Results of this study show that heart teams generally overrule STS PROM scores ≤3% for four major reasons: frailty, hostile chest, severe lung disease, and morbid obesity. The cohort of TAVR patients who were recommended in this fashion included significantly more males and younger patients than in the STS PROM >3% group. Incidence of major procedural complications, 30-day mortality, and readmission rates were comparable for both groups, and near-equivalency in these outcomes implies that these cohorts were not essentially different in risk. In fact, the only notable differences in postoperative outcomes were a one-day shorter postprocedural length of stay and higher survival at one year in patients with STS PROM scores ≤3% than in those with an STS PROM >3%. In contrast, TAVR patients with STS PROM ≤3% had higher in-hospital and 30-day mortality rate than the STS PROM ≤3% SAVR patients. Thus, our findings suggest that in cases that were overruled, heart teams choose appropriately and correctly identified high-risk patients. As anticipated, the postprocedure hospital length of stay was higher in the SAVR group associated with a lower likelihood of discharge to home after the procedure.

Evaluating these types of preoperative adjudications is important to understand how and why clinicians exercise this latitude. While the federal eligibility criteria for transcatheter therapies in the United States were evolving, heart teams were permitted to overrule STS PROM scores in cases where the heart team felt that there were extenuating circumstances not accounted by the STS risk model that increased the probability of perioperative mortality. The value of this deference to clinical judgment has not been well studied. No study has carefully measured how and why these overrule decisions are made and how they impacted patient outcomes; however, the SURTAVI study, which compared TAVR to SAVR in patients at intermediate risk, provides some insight [13]. SURTAVI permitted a screening committee to adjudicate cases wherein patients had an STS PROM score ≤3%, but heart teams felt that patients’ actual risk was higher. These patients had a higher all-cause mortality or disabling stroke after SAVR than those randomized to TAVR [13], suggesting that they were indeed higher-risk patients. Thus, SURTAVI also supported the importance of clinician judgment as well as the use of risk scores.

Our study provides additional detailed data about the clinical reasons that support such overruling decisions. There were four major clinical conditions that prompted heart teams to believe that patients’ risk was higher than STS PROM scores indicated: frailty, hostile chest, lung disease, and obesity. Frailty is a well-recognized predictor of mortality and complications after heart surgery [1417], and our results showed that heart teams only disagreed with STS PROM scores in severe cases of frailty. On average, cases overruled for this reason had a mean 5-meter walk time of nearly 9 seconds, while 14% were wheelchair bound, indicating advanced disability. Hostile chest and lung disease are now included in a newer TAVR-specific model that estimates risk of 30-day mortality [18], and mediastinal radiation is incorporated into the updated STS PROM model [19,20]. It should be noted that lung disease and obesity, the third and fourth reasons for disagreeing with STS PROM risk scores, respectively, were components of the STS PROM risk model at the time. Thus, these disagreements may highlight a perception among heart teams that these risk factors are not adequately captured by the risk model.

An additional interesting observation of this analysis is that the ability of the local heart to use their discretion to shift low PROM, but suspected high procedural risk, to TAVR appears to have led to overall improved results for low-risk SAVR. In our study, we noted a 30-day mortality of 0.6% compared to the estimated median PROM of 1.3%. Presumably, the improved mortality results reflect diversion of higher risk patients to TAVR. Direct comparison of outcomes between patients with STS PROM ≤3% between TAVR and SAVR is not possible as the TAVR group was older and had a higher incidence of comorbidities as reflected by a higher STS PROM score than that of the SAVR group (2.3% vs 1.3%).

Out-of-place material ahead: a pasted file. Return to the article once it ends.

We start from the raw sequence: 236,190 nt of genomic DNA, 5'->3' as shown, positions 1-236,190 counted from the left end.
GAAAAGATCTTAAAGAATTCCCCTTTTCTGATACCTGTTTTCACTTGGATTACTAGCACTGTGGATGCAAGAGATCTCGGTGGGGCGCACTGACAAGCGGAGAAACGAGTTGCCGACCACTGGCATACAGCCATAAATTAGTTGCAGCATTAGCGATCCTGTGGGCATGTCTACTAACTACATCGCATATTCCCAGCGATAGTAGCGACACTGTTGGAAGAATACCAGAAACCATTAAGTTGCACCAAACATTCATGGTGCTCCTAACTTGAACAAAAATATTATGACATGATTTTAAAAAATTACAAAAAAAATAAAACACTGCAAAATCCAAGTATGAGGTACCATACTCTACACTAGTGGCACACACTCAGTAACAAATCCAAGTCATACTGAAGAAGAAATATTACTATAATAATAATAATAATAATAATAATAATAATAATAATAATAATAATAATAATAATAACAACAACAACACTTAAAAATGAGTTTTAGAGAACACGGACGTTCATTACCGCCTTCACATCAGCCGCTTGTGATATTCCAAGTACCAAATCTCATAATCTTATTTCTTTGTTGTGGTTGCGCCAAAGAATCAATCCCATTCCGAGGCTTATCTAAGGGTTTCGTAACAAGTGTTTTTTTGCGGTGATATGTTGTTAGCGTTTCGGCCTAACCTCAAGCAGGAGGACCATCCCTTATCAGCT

In 2018, an updated STS PROM model was released, which may align more with clinician’s judgment for TAVR recommendations [19,20]. In addition, a new TAVR-specific model based on the STS/American College of Cardiology TVT Registry, which incorporates health status and gait speed, has been developed [21]. Both the updated STS PROM model and the STS/American College of Cardiology TAVR model outperformed several other existing models in predicting 30-day post-TAVR mortality [22]. These models may close the gap between clinician judgment and formalized risk scores.

5. Conclusion

Our results suggest that heart teams are careful and judicious in overruling risk scores and suggest that as formalized risk models continue to evolve, regulatory provisions should continue to allow heart teams to overrule formalized risk models when deciding between evolving transcatheter therapies and established conventional surgical procedures.


AV:Aortic valve
STS:Society of Thoracic Surgeons
PROM:Predicted risk of mortality
TAVR:Transcatheter aortic valve replacement
TVT:Transcatheter valve therapy.

Data Availability

Data for this project will not be made available because they were gathered from patient records, and data sharing was not requested from or approved by the IRB.

Conflicts of Interest

Dr. Michael E. Ring reports being a proctor for Medtronic, serving on the advisory board for Boston Scientific and receiving institutional research grants from Edwards, Medtronic, and Daiichi Sankyo. Dr. Sameer A. Gafoor reports being a consultant for Medtronic, Boston Scientific, and Abbott. Robert W. Hodson reports being a proctor for Edwards Lifesciences and being a consultant for Abbott Vascular. All other authors declare that they have no conflicts of interest.


This work was partially funded by William Stifter, MD Research Fund. In other words, the research was conducted in the course of authors’ regular employment with Providence St. Joseph Health or their education with Washington State University. For assistance with data collection, the authors would like to thank Nadia F Chaudhry, MBBS, MHA, Lauren Wilcox, and the following facilities: Alaska: Providence Alaska Medical Center (Anchorage); Washington: Providence Regional Medical Center Everett; Swedish Medical Center Cherry Hill (Seattle); Providence St Peter Hospital (Olympia); Sacred Heart Medical Center (Spokane); Oregon: Providence St. Vincent Medical Center (Portland); California: Little Company of Mary Hospital (Torrance); St. Joseph Hospital Orange; Montana: St. Patrick Hospital and Health Sciences Center (Missoula).

Supplementary Materials

Details on the missing data and the survey data collection instrument that was used in this project are included as supplementary materials. (Supplementary Materials)